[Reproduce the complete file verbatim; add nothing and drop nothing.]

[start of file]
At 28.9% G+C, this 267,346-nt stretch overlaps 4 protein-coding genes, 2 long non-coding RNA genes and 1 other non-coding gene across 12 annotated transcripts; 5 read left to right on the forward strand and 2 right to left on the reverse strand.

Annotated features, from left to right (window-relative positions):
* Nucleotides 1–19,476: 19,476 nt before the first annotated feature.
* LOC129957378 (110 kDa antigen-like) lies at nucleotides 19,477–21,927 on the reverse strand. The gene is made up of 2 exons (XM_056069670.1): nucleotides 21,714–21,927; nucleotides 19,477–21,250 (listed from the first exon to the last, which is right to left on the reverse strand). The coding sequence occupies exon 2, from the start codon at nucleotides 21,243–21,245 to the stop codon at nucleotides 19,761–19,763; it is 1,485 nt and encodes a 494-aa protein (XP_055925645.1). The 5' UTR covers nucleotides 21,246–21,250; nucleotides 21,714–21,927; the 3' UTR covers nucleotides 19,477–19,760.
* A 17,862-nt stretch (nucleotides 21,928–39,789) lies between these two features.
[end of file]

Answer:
At 28.9% G+C, this 267,346-nt stretch overlaps 4 protein-coding genes, 2 long non-coding RNA genes and 1 other non-coding gene across 12 annotated transcripts; 5 read left to right on the forward strand and 2 right to left on the reverse strand.

Annotated features, from left to right (window-relative positions):
* Nucleotides 1–19,476: 19,476 nt before the first annotated feature.
* LOC129957378 (110 kDa antigen-like) lies at nucleotides 19,477–21,927 on the reverse strand. The gene is made up of 2 exons (XM_056069670.1): nucleotides 21,714–21,927; nucleotides 19,477–21,250 (listed from the first exon to the last, which is right to left on the reverse strand). The coding sequence occupies exon 2, from the start codon at nucleotides 21,243–21,245 to the stop codon at nucleotides 19,761–19,763; it is 1,485 nt and encodes a 494-aa protein (XP_055925645.1). The 5' UTR covers nucleotides 21,246–21,250; nucleotides 21,714–21,927; the 3' UTR covers nucleotides 19,477–19,760.
* A 17,862-nt stretch (nucleotides 21,928–39,789) lies between these two features.